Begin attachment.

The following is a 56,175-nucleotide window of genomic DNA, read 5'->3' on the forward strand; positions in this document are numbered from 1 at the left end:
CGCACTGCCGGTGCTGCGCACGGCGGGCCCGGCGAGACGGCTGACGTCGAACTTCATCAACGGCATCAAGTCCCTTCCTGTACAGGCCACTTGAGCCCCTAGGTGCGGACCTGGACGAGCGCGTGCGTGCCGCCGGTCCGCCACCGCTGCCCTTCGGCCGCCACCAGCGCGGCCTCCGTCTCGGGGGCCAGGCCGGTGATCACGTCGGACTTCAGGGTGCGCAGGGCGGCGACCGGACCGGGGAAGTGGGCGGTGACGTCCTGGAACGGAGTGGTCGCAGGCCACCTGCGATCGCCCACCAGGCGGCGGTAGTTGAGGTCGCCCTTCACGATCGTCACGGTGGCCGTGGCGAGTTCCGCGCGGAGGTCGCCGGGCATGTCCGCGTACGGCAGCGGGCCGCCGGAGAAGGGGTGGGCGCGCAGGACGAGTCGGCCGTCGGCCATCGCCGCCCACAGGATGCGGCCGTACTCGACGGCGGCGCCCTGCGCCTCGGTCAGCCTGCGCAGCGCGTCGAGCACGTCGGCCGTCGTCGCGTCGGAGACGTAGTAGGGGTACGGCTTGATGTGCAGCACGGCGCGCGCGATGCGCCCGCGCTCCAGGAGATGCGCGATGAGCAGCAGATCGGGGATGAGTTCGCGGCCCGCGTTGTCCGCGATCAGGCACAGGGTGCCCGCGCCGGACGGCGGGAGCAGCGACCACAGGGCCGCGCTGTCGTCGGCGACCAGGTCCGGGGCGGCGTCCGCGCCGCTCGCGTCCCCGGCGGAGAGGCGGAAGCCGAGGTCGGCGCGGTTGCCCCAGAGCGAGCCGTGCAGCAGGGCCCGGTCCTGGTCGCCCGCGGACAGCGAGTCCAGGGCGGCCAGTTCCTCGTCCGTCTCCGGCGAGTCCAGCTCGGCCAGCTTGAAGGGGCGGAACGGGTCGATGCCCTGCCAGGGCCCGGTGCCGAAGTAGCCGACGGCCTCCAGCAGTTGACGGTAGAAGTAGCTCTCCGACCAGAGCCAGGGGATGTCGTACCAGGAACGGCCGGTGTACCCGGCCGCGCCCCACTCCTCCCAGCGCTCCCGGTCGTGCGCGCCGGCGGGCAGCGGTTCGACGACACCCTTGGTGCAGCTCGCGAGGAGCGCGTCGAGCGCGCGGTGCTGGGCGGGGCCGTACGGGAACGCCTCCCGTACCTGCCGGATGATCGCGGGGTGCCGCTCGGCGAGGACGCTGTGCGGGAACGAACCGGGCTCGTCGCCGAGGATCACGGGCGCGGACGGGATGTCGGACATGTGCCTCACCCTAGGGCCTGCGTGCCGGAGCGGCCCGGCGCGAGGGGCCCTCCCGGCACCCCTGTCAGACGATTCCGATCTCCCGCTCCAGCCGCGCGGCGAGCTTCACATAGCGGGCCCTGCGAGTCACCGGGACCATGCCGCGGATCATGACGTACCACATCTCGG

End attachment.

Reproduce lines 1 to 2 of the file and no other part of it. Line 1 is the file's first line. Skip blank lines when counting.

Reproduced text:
The following is a 56,175-nucleotide window of genomic DNA, read 5'->3' on the forward strand; positions in this document are numbered from 1 at the left end:
CGCACTGCCGGTGCTGCGCACGGCGGGCCCGGCGAGACGGCTGACGTCGAACTTCATCAACGGCATCAAGTCCCTTCCTGTACAGGCCACTTGAGCCCCTAGGTGCGGACCTGGACGAGCGCGTGCGTGCCGCCGGTCCGCCACCGCTGCCCTTCGGCCGCCACCAGCGCGGCCTCCGTCTCGGGGGCCAGGCCGGTGATCACGTCGGACTTCAGGGTGCGCAGGGCGGCGACCGGACCGGGGAAGTGGGCGGTGACGTCCTGGAACGGAGTGGTCGCAGGCCACCTGCGATCGCCCACCAGGCGGCGGTAGTTGAGGTCGCCCTTCACGATCGTCACGGTGGCCGTGGCGAGTTCCGCGCGGAGGTCGCCGGGCATGTCCGCGTACGGCAGCGGGCCGCCGGAGAAGGGGTGGGCGCGCAGGACGAGTCGGCCGTCGGCCATCGCCGCCCACAGGATGCGGCCGTACTCGACGGCGGCGCCCTGCGCCTCGGTCAGCCTGCGCAGCGCGTCGAGCACGTCGGCCGTCGTCGCGTCGGAGACGTAGTAGGGGTACGGCTTGATGTGCAGCACGGCGCGCGCGATGCGCCCGCGCTCCAGGAGATGCGCGATGAGCAGCAGATCGGGGATGAGTTCGCGGCCCGCGTTGTCCGCGATCAGGCACAGGGTGCCCGCGCCGGACGGCGGGAGCAGCGACCACAGGGCCGCGCTGTCGTCGGCGACCAGGTCCGGGGCGGCGTCCGCGCCGCTCGCGTCCCCGGCGGAGAGGCGGAAGCCGAGGTCGGCGCGGTTGCCCCAGAGCGAGCCGTGCAGCAGGGCCCGGTCCTGGTCGCCCGCGGACAGCGAGTCCAGGGCGGCCAGTTCCTCGTCCGTCTCCGGCGAGTCCAGCTCGGCCAGCTTGAAGGGGCGGAACGGGTCGATGCCCTGCCAGGGCCCGGTGCCGAAGTAGCCGACGGCCTCCAGCAGTTGACGGTAGAAGTAGCTCTCCGACCAGAGCCAGGGGATGTCGTACCAGGAACGGCCGGTGTACCCGGCCGCGCCCCACTCCTCCCAGCGCTCCCGGTCGTGCGCGCCGGCGGGCAGCGGTTCGACGACACCCTTGGTGCAGCTCGCGAGGAGCGCGTCGAGCGCGCGGTGCTGGGCGGGGCCGTACGGGAACGCCTCCCGTACCTGCCGGATGATCGCGGGGTGCCGCTCGGCGAGGACGCTGTGCGGGAACGAACCGGGCTCGTCGCCGAGGATCACGGGCGCGGACGGGATGTCGGACATGTGCCTCACCCTAGGGCCTGCGTGCCGGAGCGGCCCGGCGCGAGGGGCCCTCCCGGCACCCCTGTCAGACGATTCCGATCTCCCGCTCCAGCCGCGCGGCGAGCTTCACATAGCGGGCCCTGCGAGTCACCGGGACCATGCCGCGGATCATGACGTACCACATCTCGG